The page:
By Peter Murphy
Published May 22, 2018
An environmental engineering assistant professor published a paper in collaboration with the United States Environmental Protection Agency (USEPA) in the journal of Environmental Science & Technology, and had a student receive lead-author credentials on a paper published in the Journal of Nanoparticle Research.
Nirupam Aich, a faculty member in the Department of Civil, Structural and Environmental Engineering, and his lab group, Aich Laboratory of Environmental Nanotechnology and Sustainability (#AichLENS), recently published papers highlighting different work on nanomaterials.
Aich co-authored a paper, Modeling the Transport of the “New-Horizon” Reduced Graphene Oxide-Metal Oxide Nanohybrids in Water-Saturated Porous Media, with researchers from other universities around the world and from the USEPA. This paper, for the first time, shows how to model the complex behavior of multifunctional nanohybrids in the porous media. Nanohybrids are a class of nanomaterial which is made by combining two or more materials – the goal is to improve their functionality and applications in different fields. Aich and others have provided new ways of modeling the transport behavior of a carbon-metallic nanohybrid set that is made by combining different types of metal nanoparticles (zinc oxide, titanium dioxide, and iron oxide) on to a planar carbon nanomaterial named graphene. You can read the article at this link.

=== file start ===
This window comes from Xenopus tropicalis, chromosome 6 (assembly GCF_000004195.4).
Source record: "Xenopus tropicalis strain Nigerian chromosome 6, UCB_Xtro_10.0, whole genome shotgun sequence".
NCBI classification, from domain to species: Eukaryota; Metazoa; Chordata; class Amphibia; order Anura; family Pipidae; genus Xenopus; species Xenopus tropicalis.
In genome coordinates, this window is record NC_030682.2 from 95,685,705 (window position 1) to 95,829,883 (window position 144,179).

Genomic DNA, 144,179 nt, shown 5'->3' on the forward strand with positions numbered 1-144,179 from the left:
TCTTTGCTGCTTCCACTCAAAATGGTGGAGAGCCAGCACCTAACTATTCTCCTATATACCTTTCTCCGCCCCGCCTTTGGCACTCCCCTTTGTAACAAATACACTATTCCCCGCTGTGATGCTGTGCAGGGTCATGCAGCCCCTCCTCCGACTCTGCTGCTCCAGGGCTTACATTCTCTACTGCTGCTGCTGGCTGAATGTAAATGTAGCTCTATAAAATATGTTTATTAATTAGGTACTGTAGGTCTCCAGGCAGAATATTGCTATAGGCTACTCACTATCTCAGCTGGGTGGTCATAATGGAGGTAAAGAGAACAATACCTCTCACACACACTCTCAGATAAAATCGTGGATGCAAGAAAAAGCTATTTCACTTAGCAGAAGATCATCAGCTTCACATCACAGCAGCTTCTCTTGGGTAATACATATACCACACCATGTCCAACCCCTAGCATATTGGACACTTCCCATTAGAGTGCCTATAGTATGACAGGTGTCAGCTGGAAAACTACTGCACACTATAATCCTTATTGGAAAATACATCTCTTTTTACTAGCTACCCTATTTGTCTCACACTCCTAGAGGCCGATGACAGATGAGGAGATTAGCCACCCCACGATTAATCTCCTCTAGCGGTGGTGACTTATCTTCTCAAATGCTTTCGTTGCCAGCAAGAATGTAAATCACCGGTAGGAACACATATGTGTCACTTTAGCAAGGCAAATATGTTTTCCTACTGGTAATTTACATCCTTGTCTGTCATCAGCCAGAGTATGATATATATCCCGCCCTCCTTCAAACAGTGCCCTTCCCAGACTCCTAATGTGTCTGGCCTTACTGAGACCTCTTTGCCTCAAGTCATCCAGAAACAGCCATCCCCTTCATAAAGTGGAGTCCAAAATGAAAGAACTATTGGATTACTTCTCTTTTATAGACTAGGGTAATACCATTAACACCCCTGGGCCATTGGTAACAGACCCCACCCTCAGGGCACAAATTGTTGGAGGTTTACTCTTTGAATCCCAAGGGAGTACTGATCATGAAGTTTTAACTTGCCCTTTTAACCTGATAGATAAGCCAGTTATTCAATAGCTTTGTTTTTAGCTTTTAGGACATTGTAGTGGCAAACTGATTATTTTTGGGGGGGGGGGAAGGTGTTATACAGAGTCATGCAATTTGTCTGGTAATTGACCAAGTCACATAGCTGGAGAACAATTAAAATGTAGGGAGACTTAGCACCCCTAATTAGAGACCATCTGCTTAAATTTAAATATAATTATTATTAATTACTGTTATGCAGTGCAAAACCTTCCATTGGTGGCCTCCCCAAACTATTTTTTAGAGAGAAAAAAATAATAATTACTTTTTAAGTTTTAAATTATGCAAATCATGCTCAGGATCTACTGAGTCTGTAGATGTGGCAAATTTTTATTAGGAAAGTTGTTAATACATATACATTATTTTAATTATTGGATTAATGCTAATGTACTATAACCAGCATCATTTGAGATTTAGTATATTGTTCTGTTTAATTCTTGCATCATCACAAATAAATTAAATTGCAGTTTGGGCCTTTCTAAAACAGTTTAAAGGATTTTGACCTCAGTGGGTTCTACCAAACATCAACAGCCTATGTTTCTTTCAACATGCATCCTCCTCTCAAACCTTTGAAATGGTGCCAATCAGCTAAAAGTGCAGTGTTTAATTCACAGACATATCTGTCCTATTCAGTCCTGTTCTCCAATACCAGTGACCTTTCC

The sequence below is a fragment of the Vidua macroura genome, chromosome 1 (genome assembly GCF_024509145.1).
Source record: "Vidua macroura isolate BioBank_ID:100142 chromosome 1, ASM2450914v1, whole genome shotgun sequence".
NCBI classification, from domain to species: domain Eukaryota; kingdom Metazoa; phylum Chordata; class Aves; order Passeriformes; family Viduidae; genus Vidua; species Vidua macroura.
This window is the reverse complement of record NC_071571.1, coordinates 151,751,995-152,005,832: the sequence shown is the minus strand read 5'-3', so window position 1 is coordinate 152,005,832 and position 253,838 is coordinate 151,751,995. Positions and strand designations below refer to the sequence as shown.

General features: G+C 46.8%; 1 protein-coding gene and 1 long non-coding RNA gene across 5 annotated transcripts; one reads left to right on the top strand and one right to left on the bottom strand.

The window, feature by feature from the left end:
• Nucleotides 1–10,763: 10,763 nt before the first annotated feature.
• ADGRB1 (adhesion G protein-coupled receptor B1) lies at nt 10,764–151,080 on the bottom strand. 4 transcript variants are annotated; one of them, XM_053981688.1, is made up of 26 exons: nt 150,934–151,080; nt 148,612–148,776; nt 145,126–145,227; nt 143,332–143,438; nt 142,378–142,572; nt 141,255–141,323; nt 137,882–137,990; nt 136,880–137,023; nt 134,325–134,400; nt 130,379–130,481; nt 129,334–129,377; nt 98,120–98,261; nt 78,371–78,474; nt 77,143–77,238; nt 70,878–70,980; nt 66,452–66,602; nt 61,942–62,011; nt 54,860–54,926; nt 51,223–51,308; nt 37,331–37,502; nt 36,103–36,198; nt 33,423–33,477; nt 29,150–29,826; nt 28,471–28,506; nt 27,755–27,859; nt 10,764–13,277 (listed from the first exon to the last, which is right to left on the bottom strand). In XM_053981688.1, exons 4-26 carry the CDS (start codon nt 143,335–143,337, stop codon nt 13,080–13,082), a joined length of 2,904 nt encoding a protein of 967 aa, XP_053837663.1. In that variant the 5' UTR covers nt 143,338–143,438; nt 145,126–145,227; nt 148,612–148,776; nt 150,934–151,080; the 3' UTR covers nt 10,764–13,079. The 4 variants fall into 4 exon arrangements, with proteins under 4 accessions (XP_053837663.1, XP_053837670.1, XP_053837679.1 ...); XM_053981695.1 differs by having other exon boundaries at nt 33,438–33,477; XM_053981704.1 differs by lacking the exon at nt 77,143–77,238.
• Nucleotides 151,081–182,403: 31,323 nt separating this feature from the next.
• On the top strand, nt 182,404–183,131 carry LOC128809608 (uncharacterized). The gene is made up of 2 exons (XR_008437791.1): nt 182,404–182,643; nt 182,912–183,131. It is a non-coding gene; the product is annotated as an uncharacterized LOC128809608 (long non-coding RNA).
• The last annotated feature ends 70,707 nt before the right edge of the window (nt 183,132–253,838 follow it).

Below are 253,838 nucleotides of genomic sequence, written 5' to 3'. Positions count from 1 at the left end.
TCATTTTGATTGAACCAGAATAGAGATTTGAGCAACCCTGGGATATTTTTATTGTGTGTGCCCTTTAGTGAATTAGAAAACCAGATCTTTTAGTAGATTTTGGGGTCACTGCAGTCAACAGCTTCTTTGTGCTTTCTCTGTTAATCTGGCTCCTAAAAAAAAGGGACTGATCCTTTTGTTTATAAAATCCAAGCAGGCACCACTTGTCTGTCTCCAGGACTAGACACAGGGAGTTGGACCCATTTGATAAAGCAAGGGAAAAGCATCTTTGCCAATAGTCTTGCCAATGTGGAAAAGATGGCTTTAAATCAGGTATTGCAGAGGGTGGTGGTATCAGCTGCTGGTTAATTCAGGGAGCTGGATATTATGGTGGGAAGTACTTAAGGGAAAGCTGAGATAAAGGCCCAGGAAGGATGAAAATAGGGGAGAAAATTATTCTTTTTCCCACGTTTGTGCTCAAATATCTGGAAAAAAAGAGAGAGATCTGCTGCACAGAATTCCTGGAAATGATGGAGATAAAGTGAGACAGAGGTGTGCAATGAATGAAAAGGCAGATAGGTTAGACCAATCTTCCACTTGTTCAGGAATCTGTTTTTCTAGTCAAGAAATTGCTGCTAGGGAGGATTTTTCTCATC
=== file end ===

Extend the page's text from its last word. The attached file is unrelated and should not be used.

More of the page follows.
Arvid Masurd, one of Aich’s PhD student, was the lead author on a paper published in the Journal of Nanoparticle Research. Other coauthors include CSEE PhD student Yanbin Cui and assistant professor John Atkinson. Shape matters: Cr(VI) removal using iron nanoparticle impregnated 1-D vs 2-D carbon nanohybrids prepared by ultrasonic spray pyrolysis describes the effect of dimensionality of different carbon nanotubes and graphene on the chromium removal performance of the nanocarbon-iron hybrid materials. In this paper, AichLens, in collaboration with Atkinson’s group, demonstrate the pollutant removal performance of carbon-metallic nanohybrids depend on the shape or dimensionality of the carbon nanomaterial. You can read more about the study at this link.